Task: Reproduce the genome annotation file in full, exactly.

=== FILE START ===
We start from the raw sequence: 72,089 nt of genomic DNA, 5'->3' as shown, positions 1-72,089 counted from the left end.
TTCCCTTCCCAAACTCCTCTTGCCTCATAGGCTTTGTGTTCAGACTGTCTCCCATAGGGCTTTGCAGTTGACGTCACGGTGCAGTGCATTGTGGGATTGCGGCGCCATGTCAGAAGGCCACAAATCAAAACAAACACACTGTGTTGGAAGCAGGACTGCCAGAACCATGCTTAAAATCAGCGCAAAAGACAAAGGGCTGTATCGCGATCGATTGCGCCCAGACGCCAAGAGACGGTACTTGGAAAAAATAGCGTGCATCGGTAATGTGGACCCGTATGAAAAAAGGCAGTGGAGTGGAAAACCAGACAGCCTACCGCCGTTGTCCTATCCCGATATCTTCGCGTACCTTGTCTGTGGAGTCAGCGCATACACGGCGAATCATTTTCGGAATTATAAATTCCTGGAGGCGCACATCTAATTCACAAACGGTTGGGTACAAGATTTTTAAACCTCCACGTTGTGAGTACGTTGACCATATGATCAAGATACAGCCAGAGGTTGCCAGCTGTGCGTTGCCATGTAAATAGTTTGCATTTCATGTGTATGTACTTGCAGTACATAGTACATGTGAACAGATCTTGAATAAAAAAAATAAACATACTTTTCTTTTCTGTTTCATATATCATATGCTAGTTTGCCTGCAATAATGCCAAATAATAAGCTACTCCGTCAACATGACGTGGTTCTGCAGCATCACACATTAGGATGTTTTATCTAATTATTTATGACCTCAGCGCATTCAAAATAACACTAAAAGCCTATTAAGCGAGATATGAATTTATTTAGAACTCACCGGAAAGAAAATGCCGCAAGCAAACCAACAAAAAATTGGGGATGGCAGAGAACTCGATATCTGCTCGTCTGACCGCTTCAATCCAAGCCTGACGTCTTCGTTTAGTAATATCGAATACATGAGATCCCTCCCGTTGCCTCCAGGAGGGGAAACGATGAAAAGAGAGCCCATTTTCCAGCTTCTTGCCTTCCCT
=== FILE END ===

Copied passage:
We start from the raw sequence: 72,089 nt of genomic DNA, 5'->3' as shown, positions 1-72,089 counted from the left end.
TTCCCTTCCCAAACTCCTCTTGCCTCATAGGCTTTGTGTTCAGACTGTCTCCCATAGGGCTTTGCAGTTGACGTCACGGTGCAGTGCATTGTGGGATTGCGGCGCCATGTCAGAAGGCCACAAATCAAAACAAACACACTGTGTTGGAAGCAGGACTGCCAGAACCATGCTTAAAATCAGCGCAAAAGACAAAGGGCTGTATCGCGATCGATTGCGCCCAGACGCCAAGAGACGGTACTTGGAAAAAATAGCGTGCATCGGTAATGTGGACCCGTATGAAAAAAGGCAGTGGAGTGGAAAACCAGACAGCCTACCGCCGTTGTCCTATCCCGATATCTTCGCGTACCTTGTCTGTGGAGTCAGCGCATACACGGCGAATCATTTTCGGAATTATAAATTCCTGGAGGCGCACATCTAATTCACAAACGGTTGGGTACAAGATTTTTAAACCTCCACGTTGTGAGTACGTTGACCATATGATCAAGATACAGCCAGAGGTTGCCAGCTGTGCGTTGCCATGTAAATAGTTTGCATTTCATGTGTATGTACTTGCAGTACATAGTACATGTGAACAGATCTTGAATAAAAAAAATAAACATACTTTTCTTTTCTGTTTCATATATCATATGCTAGTTTGCCTGCAATAATGCCAAATAATAAGCTACTCCGTCAACATGACGTGGTTCTGCAGCATCACACATTAGGATGTTTTATCTAATTATTTATGACCTCAGCGCATTCAAAATAACACTAAAAGCCTATTAAGCGAGATATGAATTTATTTAGAACTCACCGGAAAGAAAATGCCGCAAGCAAACCAACAAAAAATTGGGGATGGCAGAGAACTCGATATCTGCTCGTCTGACCGCTTCAATCCAAGCCTGACGTCTTCGTTTAGTAATATCGAATACATGAGATCCCTCCCGTTGCCTCCAGGAGGGGAAACGATGAAAAGAGAGCCCATTTTCCAGCTTCTTGCCTTCCCT